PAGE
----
5 Wheelchair friendly holiday destinations
In this article we’ll take you on a tour of places that you might consider going for an unforgettable holiday.
Taking the kids to a theme park for a family holiday in Florida
What better way to bring a sense of magic in your child’s life than a trip to one of the theme parks within Florida, whether it’s Disney World, Sea World, Epcot or Universal Studios. Florida enjoys plenty of sunshine and is less busy in the shoulder season – although you should definitely expect some lines. If you’re a family with a child who experiences a disability, then you’ll have a number of services you can tap into to make the visit more enjoyable. Walt Disney World for example provides various accessibility support.
You should plan the visit to a theme park well ahead of time, getting in touch with the park around their different options for catering to a disability. Having this planned out well in advance can help coordinate the visit to the park a bit better once you arrive.
Sensory Delights of Hong Kong
Hong Kong brings some of the best elements of Asia, but represents a truly diverse and rich cultural hub. It’s very common to run into people from your own country here.
What makes Hong Kong a good candidate for this list is its wheelchair and disability friendly design. If you enjoy spontaneous exploration of a new environment, this city is for you. Research this market though, as there is some areas of hilly terrain that might be best avoided or planned in advance.
There’s a reason our elderly community loves taking a cruise;
lines are perfectly set up to support accessibility through the boat. This means ramps everywhere, elevators, wide doorways, and access to all the leisure activities one could want.
A cruise reduces the amount of effort required to get from one place to the next.
Your transport is the destination in many ways! A cruise may have several ports or destinations that form part of the trip, but you’ll spend plenty of time at sea.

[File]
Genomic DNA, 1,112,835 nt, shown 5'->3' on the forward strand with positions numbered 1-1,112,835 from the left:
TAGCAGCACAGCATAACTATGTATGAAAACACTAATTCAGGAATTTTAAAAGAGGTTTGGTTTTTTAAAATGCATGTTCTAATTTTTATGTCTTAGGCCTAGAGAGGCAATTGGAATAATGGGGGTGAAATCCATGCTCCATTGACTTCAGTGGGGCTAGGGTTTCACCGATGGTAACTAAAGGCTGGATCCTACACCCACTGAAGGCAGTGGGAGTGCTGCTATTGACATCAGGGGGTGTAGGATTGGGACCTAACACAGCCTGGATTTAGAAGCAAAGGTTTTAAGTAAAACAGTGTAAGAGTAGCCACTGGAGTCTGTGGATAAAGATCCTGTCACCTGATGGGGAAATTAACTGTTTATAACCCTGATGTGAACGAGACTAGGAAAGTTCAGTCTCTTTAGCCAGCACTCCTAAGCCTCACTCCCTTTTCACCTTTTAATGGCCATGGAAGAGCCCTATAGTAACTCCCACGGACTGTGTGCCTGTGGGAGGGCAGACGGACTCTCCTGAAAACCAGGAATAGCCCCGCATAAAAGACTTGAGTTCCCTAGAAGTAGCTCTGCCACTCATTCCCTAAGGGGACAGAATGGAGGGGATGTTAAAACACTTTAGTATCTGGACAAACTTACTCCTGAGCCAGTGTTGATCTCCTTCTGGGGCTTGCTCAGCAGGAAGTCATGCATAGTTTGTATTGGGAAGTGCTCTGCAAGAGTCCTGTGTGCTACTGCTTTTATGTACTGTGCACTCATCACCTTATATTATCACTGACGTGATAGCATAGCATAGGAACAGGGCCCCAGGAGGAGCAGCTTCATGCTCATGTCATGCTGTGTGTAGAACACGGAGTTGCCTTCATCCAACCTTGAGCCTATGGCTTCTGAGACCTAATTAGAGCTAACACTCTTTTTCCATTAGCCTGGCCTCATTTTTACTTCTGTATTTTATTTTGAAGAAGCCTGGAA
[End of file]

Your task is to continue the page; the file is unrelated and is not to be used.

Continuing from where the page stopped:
The Caribbean has long been a favourite route for many a cruise traveller, thanks to the amazing weather and beautiful sights from the boat. There’s no shortage of things to do onboard – enjoy relaxing by the pool, sampling the various restaurants or even seeing a live musical act.
If the constant rushing to make different legs of a holiday journey sounds daunting, a cruise might be for you.
Beachside Spa in Bali
Bali is a beautiful holiday destination offering everything you could want from a beach holiday.
If you believe a holiday is about relaxing and recharging, what better place to visit than a resort and spa.
Bali is famous for its luxurious accommodation options at highly competitive rates, as well as its worldwide reputation as leaders in spa, wellness and massage.
It’s often said that there’s nowhere quite like London, and if you’ve ever visited the English capital, you’ll no doubt agree.
A city steeped in history, London still manages to remain one of the more modern and forward thinking major cities in the world. Within a short distance, visitors can attend the Tate Modern art gallery, go inside the London Bridge tower, take photos on the Thames and visit St Paul’s Cathedral.
What makes London so special is that it will offer whatever it is you’re interested in – live music, theatre, historical places and virtually any cuisine you could want.
London’s appeal to the disabled traveller is due not only to its reasonably flat and good quality walk-ways, but a high standard of accessibility in most of the major landmarks. With a growing percentage of travellers over 70 years old, tourist spots in the city need to cater for reduced mobility more and more.
If you require additional support and guidance, there are accessible tours and wheelchair-compatible taxi services available. If you’re travelling with a group and planning to explore more of England, you can hire an accessible van for the trip.
What’s your ideal destination?
We’d love to hear from you – have you visited a country or city that offered excellent services and experiences for disabled tourists? We’ll add it to this article.
Want to learn more about disabled travel?
Check out Showerbuddy’s complete disabled travel guide for more information about travelling with a mobility impairment.
The information in this article is intended as general information only and is not a replacement for official health guidance by your local medical providers. Please always consult an occupational therapist and/or local healthcare for more specific guidance.